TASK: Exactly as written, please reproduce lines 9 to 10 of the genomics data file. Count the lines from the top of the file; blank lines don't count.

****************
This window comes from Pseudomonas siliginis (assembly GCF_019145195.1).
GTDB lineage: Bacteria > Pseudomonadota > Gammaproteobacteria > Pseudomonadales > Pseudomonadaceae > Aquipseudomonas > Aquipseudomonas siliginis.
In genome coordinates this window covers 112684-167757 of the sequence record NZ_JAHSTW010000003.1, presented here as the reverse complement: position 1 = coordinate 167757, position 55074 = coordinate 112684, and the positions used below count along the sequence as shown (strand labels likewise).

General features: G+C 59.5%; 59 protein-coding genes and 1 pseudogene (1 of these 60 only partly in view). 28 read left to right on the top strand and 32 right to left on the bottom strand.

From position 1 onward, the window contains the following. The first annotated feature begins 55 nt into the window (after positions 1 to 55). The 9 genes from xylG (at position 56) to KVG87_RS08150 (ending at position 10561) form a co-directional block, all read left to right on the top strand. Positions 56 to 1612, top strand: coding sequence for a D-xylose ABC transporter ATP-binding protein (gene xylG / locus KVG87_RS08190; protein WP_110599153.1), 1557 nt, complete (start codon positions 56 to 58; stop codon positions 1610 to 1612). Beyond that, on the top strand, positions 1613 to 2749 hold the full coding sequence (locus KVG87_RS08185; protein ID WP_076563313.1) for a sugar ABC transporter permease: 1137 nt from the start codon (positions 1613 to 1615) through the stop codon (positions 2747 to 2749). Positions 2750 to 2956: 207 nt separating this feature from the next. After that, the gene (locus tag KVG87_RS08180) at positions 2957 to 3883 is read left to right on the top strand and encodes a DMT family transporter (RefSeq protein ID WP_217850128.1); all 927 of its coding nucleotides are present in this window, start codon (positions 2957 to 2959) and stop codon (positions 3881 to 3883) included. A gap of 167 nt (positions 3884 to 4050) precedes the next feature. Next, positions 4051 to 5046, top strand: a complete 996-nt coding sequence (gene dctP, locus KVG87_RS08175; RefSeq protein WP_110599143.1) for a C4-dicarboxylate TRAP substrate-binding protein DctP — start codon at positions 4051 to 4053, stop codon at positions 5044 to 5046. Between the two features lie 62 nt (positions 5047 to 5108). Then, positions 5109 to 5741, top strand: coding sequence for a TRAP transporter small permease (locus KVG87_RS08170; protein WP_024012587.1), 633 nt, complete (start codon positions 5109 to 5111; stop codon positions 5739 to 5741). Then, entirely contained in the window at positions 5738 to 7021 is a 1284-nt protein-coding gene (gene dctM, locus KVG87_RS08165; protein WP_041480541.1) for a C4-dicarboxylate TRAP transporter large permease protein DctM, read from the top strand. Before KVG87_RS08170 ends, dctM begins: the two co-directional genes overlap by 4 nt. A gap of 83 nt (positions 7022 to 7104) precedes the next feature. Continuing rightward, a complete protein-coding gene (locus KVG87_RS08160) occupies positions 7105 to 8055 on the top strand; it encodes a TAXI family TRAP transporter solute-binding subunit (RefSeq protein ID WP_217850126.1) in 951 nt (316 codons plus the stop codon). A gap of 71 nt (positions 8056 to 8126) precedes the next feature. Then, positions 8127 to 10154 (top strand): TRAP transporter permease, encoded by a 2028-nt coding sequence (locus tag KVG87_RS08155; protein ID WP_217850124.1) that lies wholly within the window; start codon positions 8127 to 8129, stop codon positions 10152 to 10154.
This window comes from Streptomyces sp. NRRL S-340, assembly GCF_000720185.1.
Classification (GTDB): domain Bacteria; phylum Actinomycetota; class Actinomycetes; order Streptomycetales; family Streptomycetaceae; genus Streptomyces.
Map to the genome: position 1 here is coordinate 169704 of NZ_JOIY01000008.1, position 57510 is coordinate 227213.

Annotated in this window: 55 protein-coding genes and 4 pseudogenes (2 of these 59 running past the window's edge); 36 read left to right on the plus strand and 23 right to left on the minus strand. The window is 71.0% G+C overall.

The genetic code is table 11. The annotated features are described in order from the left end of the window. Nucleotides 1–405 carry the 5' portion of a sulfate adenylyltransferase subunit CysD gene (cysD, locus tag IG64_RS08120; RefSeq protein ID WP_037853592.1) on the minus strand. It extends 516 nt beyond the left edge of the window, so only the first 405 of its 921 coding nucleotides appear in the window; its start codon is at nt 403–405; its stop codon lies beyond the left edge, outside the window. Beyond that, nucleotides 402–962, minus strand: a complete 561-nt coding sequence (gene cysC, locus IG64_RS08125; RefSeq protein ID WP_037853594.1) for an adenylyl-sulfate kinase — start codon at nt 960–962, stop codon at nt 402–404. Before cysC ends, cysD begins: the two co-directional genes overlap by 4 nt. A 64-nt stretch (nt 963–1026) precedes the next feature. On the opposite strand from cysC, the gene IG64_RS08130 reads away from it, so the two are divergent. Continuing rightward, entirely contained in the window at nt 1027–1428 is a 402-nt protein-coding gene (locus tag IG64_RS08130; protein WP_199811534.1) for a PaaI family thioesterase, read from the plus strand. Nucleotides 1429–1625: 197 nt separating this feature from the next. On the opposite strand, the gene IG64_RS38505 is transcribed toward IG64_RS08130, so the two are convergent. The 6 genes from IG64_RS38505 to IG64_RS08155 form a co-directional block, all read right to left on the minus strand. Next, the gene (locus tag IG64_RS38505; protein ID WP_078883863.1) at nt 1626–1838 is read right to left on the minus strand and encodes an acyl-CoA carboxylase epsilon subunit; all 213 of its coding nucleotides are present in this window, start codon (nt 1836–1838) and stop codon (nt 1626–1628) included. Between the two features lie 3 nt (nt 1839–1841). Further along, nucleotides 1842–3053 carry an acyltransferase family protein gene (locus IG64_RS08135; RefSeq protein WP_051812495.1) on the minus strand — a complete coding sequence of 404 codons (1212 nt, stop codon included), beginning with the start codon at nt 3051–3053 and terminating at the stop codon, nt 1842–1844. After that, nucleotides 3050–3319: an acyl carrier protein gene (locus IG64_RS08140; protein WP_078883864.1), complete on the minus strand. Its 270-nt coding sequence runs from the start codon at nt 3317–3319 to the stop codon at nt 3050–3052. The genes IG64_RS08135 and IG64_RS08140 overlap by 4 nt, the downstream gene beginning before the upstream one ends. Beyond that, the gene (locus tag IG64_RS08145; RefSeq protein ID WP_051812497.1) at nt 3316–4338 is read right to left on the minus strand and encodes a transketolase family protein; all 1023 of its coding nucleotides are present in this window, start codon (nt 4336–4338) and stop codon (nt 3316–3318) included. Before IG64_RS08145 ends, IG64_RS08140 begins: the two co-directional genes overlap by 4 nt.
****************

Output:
Annotated in this window: 55 protein-coding genes and 4 pseudogenes (2 of these 59 running past the window's edge); 36 read left to right on the plus strand and 23 right to left on the minus strand. The window is 71.0% G+C overall.

The genetic code is table 11. The annotated features are described in order from the left end of the window. Nucleotides 1–405 carry the 5' portion of a sulfate adenylyltransferase subunit CysD gene (cysD, locus tag IG64_RS08120; RefSeq protein ID WP_037853592.1) on the minus strand. It extends 516 nt beyond the left edge of the window, so only the first 405 of its 921 coding nucleotides appear in the window; its start codon is at nt 403–405; its stop codon lies beyond the left edge, outside the window. Beyond that, nucleotides 402–962, minus strand: a complete 561-nt coding sequence (gene cysC, locus IG64_RS08125; RefSeq protein ID WP_037853594.1) for an adenylyl-sulfate kinase — start codon at nt 960–962, stop codon at nt 402–404. Before cysC ends, cysD begins: the two co-directional genes overlap by 4 nt. A 64-nt stretch (nt 963–1026) precedes the next feature. On the opposite strand from cysC, the gene IG64_RS08130 reads away from it, so the two are divergent. Continuing rightward, entirely contained in the window at nt 1027–1428 is a 402-nt protein-coding gene (locus tag IG64_RS08130; protein WP_199811534.1) for a PaaI family thioesterase, read from the plus strand. Nucleotides 1429–1625: 197 nt separating this feature from the next. On the opposite strand, the gene IG64_RS38505 is transcribed toward IG64_RS08130, so the two are convergent. The 6 genes from IG64_RS38505 to IG64_RS08155 form a co-directional block, all read right to left on the minus strand. Next, the gene (locus tag IG64_RS38505; protein ID WP_078883863.1) at nt 1626–1838 is read right to left on the minus strand and encodes an acyl-CoA carboxylase epsilon subunit; all 213 of its coding nucleotides are present in this window, start codon (nt 1836–1838) and stop codon (nt 1626–1628) included. Between the two features lie 3 nt (nt 1839–1841). Further along, nucleotides 1842–3053 carry an acyltransferase family protein gene (locus IG64_RS08135; RefSeq protein WP_051812495.1) on the minus strand — a complete coding sequence of 404 codons (1212 nt, stop codon included), beginning with the start codon at nt 3051–3053 and terminating at the stop codon, nt 1842–1844. After that, nucleotides 3050–3319: an acyl carrier protein gene (locus IG64_RS08140; protein WP_078883864.1), complete on the minus strand. Its 270-nt coding sequence runs from the start codon at nt 3317–3319 to the stop codon at nt 3050–3052. The genes IG64_RS08135 and IG64_RS08140 overlap by 4 nt, the downstream gene beginning before the upstream one ends. Beyond that, the gene (locus tag IG64_RS08145; RefSeq protein ID WP_051812497.1) at nt 3316–4338 is read right to left on the minus strand and encodes a transketolase family protein; all 1023 of its coding nucleotides are present in this window, start codon (nt 4336–4338) and stop codon (nt 3316–3318) included. Before IG64_RS08145 ends, IG64_RS08140 begins: the two co-directional genes overlap by 4 nt.